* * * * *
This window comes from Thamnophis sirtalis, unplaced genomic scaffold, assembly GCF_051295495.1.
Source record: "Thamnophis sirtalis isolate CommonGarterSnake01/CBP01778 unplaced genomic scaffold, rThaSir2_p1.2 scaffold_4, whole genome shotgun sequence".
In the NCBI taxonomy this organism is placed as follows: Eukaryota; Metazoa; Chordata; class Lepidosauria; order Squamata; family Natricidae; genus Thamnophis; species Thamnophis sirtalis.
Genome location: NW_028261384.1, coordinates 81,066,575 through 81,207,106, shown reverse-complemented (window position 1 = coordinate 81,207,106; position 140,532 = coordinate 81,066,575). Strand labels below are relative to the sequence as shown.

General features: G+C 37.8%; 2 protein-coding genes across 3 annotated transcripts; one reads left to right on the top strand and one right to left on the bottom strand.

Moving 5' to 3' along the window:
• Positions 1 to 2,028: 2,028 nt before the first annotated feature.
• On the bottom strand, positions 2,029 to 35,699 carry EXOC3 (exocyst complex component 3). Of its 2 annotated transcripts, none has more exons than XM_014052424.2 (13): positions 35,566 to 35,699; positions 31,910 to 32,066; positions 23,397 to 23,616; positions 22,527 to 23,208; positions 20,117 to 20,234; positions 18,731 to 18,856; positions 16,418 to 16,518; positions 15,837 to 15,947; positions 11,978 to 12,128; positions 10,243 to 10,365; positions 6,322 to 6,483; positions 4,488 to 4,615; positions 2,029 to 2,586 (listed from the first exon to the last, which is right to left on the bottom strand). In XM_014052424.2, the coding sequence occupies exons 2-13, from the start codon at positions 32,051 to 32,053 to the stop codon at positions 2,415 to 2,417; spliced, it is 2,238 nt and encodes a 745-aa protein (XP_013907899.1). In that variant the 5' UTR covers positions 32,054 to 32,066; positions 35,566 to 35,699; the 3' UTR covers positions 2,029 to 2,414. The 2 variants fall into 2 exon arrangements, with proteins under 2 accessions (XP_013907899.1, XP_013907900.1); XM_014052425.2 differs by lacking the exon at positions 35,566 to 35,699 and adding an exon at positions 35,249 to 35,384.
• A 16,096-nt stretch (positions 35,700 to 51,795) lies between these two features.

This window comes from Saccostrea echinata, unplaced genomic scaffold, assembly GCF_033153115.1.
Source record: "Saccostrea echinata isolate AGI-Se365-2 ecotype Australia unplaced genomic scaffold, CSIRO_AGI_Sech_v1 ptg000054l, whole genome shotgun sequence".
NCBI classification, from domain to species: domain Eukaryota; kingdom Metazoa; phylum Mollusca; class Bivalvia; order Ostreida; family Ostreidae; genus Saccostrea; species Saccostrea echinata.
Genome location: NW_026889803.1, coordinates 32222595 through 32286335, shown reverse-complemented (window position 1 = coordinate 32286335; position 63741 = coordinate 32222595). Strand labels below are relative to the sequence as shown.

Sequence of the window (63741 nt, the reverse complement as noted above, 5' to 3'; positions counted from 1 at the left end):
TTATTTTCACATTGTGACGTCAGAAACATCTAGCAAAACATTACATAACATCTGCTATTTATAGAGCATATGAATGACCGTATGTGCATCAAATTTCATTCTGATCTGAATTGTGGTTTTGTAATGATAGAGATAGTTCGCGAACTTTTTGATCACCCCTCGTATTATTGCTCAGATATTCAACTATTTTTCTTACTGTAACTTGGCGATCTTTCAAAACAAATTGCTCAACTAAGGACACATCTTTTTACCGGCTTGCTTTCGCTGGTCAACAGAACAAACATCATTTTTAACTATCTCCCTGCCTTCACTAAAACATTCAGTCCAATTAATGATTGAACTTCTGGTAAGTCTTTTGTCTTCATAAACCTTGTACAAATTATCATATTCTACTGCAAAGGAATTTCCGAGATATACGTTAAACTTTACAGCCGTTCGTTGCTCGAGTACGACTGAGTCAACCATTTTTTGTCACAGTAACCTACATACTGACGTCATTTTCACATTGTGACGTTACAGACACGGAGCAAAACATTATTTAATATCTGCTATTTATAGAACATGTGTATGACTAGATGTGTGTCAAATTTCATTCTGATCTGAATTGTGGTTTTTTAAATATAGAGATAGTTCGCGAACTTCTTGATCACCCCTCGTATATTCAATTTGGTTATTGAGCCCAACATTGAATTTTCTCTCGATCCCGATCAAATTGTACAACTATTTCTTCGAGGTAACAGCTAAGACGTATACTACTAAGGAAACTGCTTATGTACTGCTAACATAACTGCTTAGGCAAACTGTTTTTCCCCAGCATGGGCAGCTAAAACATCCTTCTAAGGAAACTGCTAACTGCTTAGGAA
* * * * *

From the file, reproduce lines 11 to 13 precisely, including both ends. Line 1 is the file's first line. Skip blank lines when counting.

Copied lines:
Source record: "Saccostrea echinata isolate AGI-Se365-2 ecotype Australia unplaced genomic scaffold, CSIRO_AGI_Sech_v1 ptg000054l, whole genome shotgun sequence".
NCBI classification, from domain to species: domain Eukaryota; kingdom Metazoa; phylum Mollusca; class Bivalvia; order Ostreida; family Ostreidae; genus Saccostrea; species Saccostrea echinata.
Genome location: NW_026889803.1, coordinates 32222595 through 32286335, shown reverse-complemented (window position 1 = coordinate 32286335; position 63741 = coordinate 32222595). Strand labels below are relative to the sequence as shown.